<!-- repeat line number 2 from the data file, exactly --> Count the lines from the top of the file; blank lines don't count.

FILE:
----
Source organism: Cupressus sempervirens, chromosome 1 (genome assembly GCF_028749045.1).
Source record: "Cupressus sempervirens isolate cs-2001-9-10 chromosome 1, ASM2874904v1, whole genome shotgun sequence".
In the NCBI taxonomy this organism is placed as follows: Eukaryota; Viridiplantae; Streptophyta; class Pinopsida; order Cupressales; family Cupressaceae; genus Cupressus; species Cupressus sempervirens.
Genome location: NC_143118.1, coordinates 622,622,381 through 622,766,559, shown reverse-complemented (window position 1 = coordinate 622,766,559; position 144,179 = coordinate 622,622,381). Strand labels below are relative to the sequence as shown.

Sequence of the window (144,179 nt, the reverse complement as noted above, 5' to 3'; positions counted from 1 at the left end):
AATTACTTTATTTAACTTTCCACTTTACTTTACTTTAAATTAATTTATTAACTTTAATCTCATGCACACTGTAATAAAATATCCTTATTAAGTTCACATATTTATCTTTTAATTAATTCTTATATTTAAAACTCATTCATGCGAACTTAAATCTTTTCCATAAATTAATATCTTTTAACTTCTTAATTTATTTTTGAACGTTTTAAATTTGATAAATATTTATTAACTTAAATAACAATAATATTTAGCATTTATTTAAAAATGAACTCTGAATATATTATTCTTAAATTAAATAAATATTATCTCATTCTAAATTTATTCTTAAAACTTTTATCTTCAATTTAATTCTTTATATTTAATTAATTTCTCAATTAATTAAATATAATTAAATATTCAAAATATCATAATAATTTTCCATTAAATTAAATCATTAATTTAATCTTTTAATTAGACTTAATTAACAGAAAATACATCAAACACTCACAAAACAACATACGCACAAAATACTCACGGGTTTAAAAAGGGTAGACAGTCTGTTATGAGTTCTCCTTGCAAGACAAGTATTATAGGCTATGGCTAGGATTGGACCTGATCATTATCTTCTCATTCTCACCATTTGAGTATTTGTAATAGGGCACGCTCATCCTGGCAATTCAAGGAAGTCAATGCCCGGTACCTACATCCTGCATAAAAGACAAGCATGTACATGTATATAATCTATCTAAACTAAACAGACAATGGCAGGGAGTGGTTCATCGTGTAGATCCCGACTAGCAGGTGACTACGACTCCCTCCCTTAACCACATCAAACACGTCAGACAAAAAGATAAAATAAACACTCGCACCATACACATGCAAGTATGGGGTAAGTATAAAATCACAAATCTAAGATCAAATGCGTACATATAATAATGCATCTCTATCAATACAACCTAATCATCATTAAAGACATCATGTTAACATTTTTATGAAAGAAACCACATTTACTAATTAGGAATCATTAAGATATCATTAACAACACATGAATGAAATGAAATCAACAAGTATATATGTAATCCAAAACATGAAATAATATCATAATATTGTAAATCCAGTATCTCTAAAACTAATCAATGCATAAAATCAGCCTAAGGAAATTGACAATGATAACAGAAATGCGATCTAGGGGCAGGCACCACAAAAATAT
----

Source record: "Cupressus sempervirens isolate cs-2001-9-10 chromosome 1, ASM2874904v1, whole genome shotgun sequence".